Some ten years ago I was on an unmoderated forum. You can probably guess which one if you've read this blog for a while. I was unusual in that when I participated on the forum I used my real name. One man eventually met me in a class setting and said he'd been wanting to meet me for a while. He said anyone who had the balls to use his real name on a site like the one we both participated in was someone he wanted to meet. I didn't just use my real first name as a sobriquet, I used my real name.
Although I have long since developed the pseudonym Wenatchee The Hatchet this has never really been a truly identify-hiding pseudonym. It gives a person a snowball's chance of figuring out what region of the United States I live in by including the name of a real town in the Northwest (not that I've ever lived there, mind you). Even the alliteration built into the name could lead a widely read reader to suspect I have read more than a few comic books penned by Stan Lee. I have made no effort to conceal a longstanding connection in the last eleven years to Mars Hill. Of course last year I began writing for Mockingbird and decided that my pseudonym, already effectively doing nothing to conceal my identity, could be considered less a pseudonym and more like a brand.
But as I have said before the distinction between anonymous blogging and a public persona is not so big as might first appear. A comedian can appreciate this, as can an actor or a musician. It is easy for someone to remark on the public persona without seeing that this is the persona and not the person. It can be difficult for a person who has cultivated a persona to remember the distinction between persona and person for that matter. Someone might be tempted to shield family or friends from public remarks about the persona thinking they may feel that these remarks are about the person. That's understandable, yet it may also need to be said that when you compose a persona and enter the public sphere you invite comment that will inevitably emerge in the world on-line, which, if it were not really in any way effecting the real world, could not include statements over which lawsuits could be formed.
On the internet there's trolls to be sure but in a sad way there is really no trouble on the internet that we have not, for the most part, brought upon ourselves. The internet has been around for some twenty years and it can still be hard to fully appreciate this. We can imagine we get trouble or emotionally troubled by bloggers or news feeds or crazy people on the internet but we are not merely tempted by things outside, real as those external temptations may be. Those external temptations are given to us in "new" ways by means of the internet but the temptations themselves are ancient. Rumors of wars predated the internet by millenia. Rumors of scandals in church circles predated the church, if you think about it. The temptation to covet someone else's spouse predated the internet. The temptation to lie about someone to bolster your own reputation predates the printing press. Even if you were to hole yourself up and avoid any contact with the internet none of the temptations you think the internet will make worse will be absent.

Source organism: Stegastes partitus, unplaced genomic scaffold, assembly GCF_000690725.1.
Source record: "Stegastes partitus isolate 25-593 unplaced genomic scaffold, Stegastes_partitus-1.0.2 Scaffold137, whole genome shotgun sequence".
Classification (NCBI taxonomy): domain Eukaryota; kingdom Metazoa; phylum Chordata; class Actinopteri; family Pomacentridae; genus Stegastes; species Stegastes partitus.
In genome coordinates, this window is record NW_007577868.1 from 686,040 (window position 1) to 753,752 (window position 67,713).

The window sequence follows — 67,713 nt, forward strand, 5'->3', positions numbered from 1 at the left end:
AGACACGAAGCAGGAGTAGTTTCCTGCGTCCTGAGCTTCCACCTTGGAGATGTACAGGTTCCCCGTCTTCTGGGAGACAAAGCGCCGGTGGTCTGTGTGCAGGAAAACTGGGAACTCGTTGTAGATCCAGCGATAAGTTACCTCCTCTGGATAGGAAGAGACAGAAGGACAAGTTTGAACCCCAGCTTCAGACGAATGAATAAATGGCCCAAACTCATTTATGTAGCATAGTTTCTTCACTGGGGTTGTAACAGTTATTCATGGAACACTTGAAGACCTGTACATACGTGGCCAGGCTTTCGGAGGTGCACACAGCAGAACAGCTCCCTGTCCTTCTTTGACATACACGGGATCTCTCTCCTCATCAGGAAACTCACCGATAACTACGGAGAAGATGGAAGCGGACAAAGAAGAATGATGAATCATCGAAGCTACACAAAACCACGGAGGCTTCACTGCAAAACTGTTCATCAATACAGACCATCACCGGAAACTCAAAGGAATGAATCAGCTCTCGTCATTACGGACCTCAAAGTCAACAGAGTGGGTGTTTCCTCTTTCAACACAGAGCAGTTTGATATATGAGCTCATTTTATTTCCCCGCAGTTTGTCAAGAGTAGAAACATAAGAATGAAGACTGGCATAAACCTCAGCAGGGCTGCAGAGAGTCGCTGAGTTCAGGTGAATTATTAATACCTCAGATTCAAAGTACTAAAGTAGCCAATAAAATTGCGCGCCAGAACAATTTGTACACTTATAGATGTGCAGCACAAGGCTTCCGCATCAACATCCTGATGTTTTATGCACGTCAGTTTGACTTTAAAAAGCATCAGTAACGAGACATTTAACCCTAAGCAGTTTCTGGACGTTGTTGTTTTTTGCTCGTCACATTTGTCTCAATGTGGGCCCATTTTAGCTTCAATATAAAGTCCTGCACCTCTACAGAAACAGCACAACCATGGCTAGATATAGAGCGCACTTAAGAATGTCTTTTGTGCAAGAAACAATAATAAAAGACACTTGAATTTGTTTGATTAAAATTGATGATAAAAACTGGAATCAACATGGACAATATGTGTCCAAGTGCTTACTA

In a way trolling exists in more than one form. How about forwards from supposedly real people who are often not attributed as sources? You know, the forwards that lambast this or that person and make claims that are not necessarily true but confirm your worst suspicions about so and so? Some of the most persistent and pervasive trolling on the internet comes in the form of spammy chain emails that we forward because we agree with whatever the sentiment is, frequently tagged with something to the effect of "and if you're a real American you'll forward this." I guess I'm not a real American.
I delete just about every forward I receive. Let me tell you, unbidden, why. I wouldn't want someone forwarding stuff of that sort about my family members and since I appreciate that people I disagree with, however strongly, also have family members, I'm not interested in forwarding this paranoid forward about how Obama is a Muslim conqueror or that forward about how Bush 2 was going to declare martial law and suspend the Constitution. It all ends up reading more or less the same way. Trolling happens in your heart long before you hit the reply button. We are all tempted to troll but that doesn't mean we have to give into that temptation. No, really, we are all tempted to troll. The difference between some of us and others of us has nothing to do with the temptation or even the disposition of the heart, the difference is more a matter of the fact that some of us go beyond imagining our witty rejoinders and put-downs to working at making those a reality. But the equally unhappy truth is that the vast majority of us are not so witty or clever or funny or coherent as we tell ourselves we are.